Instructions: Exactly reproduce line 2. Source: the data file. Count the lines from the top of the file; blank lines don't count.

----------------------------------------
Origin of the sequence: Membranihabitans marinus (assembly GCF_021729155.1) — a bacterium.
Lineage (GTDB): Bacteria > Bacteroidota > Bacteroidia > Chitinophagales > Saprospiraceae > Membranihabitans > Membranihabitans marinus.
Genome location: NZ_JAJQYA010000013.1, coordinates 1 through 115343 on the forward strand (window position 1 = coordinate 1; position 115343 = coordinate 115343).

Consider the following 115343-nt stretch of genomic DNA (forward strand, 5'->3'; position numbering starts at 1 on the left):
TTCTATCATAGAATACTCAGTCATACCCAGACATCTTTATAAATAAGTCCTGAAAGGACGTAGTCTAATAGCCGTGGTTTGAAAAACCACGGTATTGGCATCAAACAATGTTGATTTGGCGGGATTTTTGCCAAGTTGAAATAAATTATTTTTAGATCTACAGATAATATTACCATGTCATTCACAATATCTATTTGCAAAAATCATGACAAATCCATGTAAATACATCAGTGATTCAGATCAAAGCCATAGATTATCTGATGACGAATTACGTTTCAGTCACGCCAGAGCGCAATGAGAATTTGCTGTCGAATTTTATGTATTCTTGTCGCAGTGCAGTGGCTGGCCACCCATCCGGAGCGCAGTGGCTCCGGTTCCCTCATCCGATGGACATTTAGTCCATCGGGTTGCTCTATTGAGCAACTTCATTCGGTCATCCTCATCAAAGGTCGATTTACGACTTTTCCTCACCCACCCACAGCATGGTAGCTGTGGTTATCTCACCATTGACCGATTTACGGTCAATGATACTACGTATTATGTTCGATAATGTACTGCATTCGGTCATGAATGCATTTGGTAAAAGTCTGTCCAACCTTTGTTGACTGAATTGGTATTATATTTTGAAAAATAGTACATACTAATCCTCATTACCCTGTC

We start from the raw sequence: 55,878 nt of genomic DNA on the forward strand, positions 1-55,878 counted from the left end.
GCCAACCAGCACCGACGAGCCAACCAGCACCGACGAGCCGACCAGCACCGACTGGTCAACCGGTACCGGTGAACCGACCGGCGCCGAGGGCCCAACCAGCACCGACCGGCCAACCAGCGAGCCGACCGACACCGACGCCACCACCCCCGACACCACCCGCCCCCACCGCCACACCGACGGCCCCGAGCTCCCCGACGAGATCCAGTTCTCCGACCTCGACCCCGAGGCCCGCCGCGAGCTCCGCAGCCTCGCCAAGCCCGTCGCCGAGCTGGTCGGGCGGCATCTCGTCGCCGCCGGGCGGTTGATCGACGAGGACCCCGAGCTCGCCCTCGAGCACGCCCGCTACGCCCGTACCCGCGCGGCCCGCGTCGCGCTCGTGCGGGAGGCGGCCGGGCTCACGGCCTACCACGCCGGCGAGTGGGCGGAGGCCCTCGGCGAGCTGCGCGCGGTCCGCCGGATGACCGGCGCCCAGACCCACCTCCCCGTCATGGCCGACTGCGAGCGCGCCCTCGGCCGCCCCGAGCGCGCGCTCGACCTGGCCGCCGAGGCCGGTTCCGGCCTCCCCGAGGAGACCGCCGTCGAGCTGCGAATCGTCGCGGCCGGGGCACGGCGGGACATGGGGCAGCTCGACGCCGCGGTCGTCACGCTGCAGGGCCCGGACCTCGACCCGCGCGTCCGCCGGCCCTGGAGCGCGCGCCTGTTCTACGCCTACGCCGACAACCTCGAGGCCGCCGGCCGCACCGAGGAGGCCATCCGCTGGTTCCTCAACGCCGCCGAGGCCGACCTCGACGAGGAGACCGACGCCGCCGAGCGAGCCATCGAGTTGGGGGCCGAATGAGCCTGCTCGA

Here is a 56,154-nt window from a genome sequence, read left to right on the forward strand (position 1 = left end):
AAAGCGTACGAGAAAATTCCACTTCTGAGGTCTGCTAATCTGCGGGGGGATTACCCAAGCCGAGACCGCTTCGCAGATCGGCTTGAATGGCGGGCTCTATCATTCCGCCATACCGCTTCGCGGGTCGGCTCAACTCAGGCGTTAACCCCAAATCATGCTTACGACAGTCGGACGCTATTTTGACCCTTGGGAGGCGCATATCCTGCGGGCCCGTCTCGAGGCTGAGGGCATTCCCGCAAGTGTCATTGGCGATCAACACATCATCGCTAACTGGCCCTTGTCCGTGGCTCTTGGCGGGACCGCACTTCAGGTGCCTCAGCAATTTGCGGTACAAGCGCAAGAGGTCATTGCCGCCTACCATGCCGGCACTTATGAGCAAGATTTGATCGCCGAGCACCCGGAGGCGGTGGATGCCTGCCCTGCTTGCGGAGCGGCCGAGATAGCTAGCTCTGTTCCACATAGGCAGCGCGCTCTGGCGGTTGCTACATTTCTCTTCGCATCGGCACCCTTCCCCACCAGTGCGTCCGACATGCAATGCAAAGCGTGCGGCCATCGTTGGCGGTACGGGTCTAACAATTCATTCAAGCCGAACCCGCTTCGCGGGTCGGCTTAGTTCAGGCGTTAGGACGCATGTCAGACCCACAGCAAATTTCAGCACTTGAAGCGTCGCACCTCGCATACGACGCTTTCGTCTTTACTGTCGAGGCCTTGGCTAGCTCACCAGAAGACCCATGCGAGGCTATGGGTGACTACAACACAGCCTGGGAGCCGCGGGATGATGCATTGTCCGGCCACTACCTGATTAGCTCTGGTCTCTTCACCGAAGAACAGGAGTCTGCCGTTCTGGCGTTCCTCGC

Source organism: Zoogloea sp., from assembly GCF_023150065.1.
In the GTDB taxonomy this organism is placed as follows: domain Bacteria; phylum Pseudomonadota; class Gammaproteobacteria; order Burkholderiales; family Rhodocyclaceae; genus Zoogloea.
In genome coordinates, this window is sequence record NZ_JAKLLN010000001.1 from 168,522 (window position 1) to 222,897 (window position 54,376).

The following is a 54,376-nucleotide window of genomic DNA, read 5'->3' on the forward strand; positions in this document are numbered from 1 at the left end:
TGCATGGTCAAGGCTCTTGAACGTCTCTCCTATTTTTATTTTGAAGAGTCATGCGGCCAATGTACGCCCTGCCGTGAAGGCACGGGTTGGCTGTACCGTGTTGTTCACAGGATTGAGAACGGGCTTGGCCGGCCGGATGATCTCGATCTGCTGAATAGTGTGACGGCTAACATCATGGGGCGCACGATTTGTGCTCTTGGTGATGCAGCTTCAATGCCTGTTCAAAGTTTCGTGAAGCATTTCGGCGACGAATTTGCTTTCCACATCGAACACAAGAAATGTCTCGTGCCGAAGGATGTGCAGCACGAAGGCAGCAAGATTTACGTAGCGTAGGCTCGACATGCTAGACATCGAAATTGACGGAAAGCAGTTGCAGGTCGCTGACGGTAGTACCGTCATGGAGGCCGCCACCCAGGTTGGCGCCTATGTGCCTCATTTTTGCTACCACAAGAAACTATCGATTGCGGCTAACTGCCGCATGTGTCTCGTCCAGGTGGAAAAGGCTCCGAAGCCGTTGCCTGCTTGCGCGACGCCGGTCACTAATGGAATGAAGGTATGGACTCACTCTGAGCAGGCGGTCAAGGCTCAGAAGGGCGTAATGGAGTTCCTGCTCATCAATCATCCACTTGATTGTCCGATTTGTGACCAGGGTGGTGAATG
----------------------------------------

Lineage (GTDB): Bacteria > Bacteroidota > Bacteroidia > Chitinophagales > Saprospiraceae > Membranihabitans > Membranihabitans marinus.